Every day, drink 2 liters of filtered water – the human body is 60% water, and our cells, tissues, organs, and everything else need water to work effectively and efficiently. When you’re dehydrated, your body’s capacity to operate is slowed, and it has to work that much more to circulate blood and lymph. Drink a large glass of water and then another if you’re suffering brain fog, headaches, lethargy, or a bad mood. Drink more water! This is my simplest and most basic health advice.

The gut and brain are inextricably connected, and this is due in large part to the gut microbiome. Fibre, prebiotics, and fermented foods – the gut and brain are integrally linked, and this is due in large part to the gut microbiota. Gut communications may impact brain function, including emotional states, while brain signals can influence digestive function (such as motility, secretion, and immunological function). Start with fiber to keep your gut microbes happy, and therefore you happy. The more the variety, the better! Dietary fiber from Jerusalem artichokes, beets, garlic, onions, chickpeas, lentils, asparagus, and cabbage (among many more!) is resistant to digestion in the small intestine, allowing it to reach the large intestine, where it produces short chain fatty acids that feed healthy bacteria. These prebiotic fibers also promote the development of beneficial bacteria while enabling bad bacteria to die off, resulting in a better gut balance!

Other considerations:

Snacks that have been arranged ahead of time – Mood and the food we consume are intricately linked, and making a nutrient-dense meal may be the last thing on your mind when you’re feeling sad. We are enticed by the fast fix solutions at this time; packaged meals heavy in sugar and full of unrecognizable components. We consume them, get a glimpse of pleasure for approximately 20 minutes, and then our mood plummets once again. That’s when well-thought-out, healthy snacks come in handy. Dinner leftovers, hard boiled eggs, sliced apple with almond butter, a handful of raw almonds, yoghurt and muesli, protein balls, a muesli bar, hummus, and carrots are all good options. The trick to these snacks is to have them on hand and ready to consume; you won’t have to ponder or make choices if they’re already in your fridge.

Seek out sunshine and nature — green treatment and sunlight are the holy grail of mood enhancers. Spending time in nature activates the parasympathetic nervous system (rest and digest) and induces a sense of relaxation, which has a quick and evident influence on your mood and emotions (hence the names green treatment and nature therapy). Because we need sunlight exposure to control our circadian cycle and manufacture melatonin, and one of the important processes in making melatonin is the synthesis of serotonin (our happy hormone! ), sunshine may have a significant impact on mood. Low levels of vitamin D (the sunshine hormone!) have also been linked to an increased risk of depression and mood swings. I didn’t need more reason to go for a bushwalk in the spring sunlight, but hey, I’ll take it!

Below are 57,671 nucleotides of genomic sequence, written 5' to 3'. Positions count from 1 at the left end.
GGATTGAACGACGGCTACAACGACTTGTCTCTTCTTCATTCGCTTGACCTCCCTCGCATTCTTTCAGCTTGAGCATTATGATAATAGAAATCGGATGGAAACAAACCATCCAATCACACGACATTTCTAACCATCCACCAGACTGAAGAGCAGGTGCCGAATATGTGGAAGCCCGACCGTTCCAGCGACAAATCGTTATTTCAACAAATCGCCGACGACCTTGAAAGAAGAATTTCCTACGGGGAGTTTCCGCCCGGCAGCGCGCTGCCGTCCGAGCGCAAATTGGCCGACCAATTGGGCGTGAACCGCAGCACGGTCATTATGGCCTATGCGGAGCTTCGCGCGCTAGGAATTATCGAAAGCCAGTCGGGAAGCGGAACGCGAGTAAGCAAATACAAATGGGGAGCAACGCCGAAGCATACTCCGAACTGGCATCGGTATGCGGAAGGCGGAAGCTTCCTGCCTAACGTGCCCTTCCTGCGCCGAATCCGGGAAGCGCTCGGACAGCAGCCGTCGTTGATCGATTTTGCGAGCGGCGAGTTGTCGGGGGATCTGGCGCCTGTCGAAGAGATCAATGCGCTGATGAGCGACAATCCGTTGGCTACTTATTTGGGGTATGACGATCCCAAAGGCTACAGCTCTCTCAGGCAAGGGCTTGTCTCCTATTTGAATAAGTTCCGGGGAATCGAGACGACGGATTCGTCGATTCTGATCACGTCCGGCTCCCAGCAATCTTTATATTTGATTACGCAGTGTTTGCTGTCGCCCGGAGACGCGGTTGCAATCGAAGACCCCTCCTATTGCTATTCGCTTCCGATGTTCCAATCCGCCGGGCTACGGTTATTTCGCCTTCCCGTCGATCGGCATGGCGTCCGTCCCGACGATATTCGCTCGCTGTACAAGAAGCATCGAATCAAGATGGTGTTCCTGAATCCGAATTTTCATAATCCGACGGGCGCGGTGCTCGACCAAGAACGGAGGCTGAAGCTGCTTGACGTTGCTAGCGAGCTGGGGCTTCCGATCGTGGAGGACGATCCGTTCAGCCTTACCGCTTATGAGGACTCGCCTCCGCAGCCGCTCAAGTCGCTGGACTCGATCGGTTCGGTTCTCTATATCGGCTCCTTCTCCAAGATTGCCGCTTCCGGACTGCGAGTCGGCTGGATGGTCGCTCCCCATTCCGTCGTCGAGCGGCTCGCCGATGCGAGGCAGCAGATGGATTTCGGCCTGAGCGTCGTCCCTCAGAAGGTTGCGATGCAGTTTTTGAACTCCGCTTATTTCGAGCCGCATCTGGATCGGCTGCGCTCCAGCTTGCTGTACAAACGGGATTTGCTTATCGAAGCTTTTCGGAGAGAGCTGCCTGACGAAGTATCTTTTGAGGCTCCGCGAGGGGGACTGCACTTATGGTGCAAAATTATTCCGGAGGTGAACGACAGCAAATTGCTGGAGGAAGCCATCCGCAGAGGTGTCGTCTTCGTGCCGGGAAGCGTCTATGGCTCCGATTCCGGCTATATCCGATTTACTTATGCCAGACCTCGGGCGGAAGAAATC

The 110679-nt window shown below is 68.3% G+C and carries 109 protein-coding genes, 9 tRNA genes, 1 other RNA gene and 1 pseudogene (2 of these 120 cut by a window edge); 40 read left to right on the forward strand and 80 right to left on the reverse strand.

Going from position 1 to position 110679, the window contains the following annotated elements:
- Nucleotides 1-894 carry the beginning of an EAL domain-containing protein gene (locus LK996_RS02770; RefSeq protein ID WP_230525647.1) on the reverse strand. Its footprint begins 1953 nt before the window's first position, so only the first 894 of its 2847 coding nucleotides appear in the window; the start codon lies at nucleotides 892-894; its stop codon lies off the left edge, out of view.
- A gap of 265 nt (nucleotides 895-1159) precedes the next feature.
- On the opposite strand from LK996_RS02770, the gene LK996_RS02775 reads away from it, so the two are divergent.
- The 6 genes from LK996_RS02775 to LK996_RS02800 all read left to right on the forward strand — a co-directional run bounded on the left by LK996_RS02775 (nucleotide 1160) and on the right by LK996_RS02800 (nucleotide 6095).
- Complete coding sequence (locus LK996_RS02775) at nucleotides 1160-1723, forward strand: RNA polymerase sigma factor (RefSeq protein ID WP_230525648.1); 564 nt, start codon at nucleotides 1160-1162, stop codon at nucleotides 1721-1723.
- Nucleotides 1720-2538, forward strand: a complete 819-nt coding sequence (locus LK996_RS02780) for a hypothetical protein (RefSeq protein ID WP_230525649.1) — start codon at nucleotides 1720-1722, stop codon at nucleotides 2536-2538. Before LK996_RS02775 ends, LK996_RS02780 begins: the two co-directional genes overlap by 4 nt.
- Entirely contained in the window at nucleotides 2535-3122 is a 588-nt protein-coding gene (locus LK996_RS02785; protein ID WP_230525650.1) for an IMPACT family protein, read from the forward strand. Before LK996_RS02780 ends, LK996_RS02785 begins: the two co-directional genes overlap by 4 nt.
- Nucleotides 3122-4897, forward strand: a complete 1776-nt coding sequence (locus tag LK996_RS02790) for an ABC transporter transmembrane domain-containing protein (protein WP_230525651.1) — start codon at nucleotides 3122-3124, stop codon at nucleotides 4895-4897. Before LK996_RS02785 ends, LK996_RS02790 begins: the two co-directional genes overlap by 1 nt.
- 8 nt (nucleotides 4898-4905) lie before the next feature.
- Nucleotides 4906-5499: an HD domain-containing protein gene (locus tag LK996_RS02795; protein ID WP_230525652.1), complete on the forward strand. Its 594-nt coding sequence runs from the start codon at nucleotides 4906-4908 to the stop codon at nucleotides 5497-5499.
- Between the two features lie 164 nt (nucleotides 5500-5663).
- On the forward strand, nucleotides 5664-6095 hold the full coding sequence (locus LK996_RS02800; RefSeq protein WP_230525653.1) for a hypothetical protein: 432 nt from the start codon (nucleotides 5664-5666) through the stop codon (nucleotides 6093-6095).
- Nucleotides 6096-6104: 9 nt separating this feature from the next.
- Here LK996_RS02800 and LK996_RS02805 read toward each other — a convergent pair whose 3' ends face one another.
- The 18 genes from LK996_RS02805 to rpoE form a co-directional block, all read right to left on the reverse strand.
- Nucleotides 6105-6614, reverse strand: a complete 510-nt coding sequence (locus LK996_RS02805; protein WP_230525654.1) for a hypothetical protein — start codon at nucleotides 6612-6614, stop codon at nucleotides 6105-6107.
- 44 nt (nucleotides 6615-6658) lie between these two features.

Exercise — moving your body, particularly with friends, is a certain method to improve your mood. Moderate-intensity physical exercise has been shown to alleviate anxiety and depression by improving blood circulation throughout the body and influencing our HPA axis in a beneficial manner (our intricate stress response system).

It’s sometimes as easy as looking at the things you’re consuming, the time you’re eating them, or simply walking outdoors in the sunlight to exercise your body to improve your mood. However, it is not always straightforward, and you may want assistance. Call us at 02 4961 4075 if you have any queries or would like to talk with one of our knowledgeable natural health practitioners. We’d love to talk with you and help you feel better organically!

 

I wish you good health.

Samantha Wilson is a young woman who has a

Some foods that have been shown to have a negative effect on mood include sugar, caffeine, and alcohol. Foods that are good for your mood include vegetables, fruits, and whole grains. Reference: foods that affect your mood negatively.

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  • how to improve mood and energy
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About the Author

Simon Jameson

Simon Jameson is an expert reviewer at aliveandkickingcampaign.org and has been with us since 2017. Trust his reviews as he is also a regular user of all products that he reviews.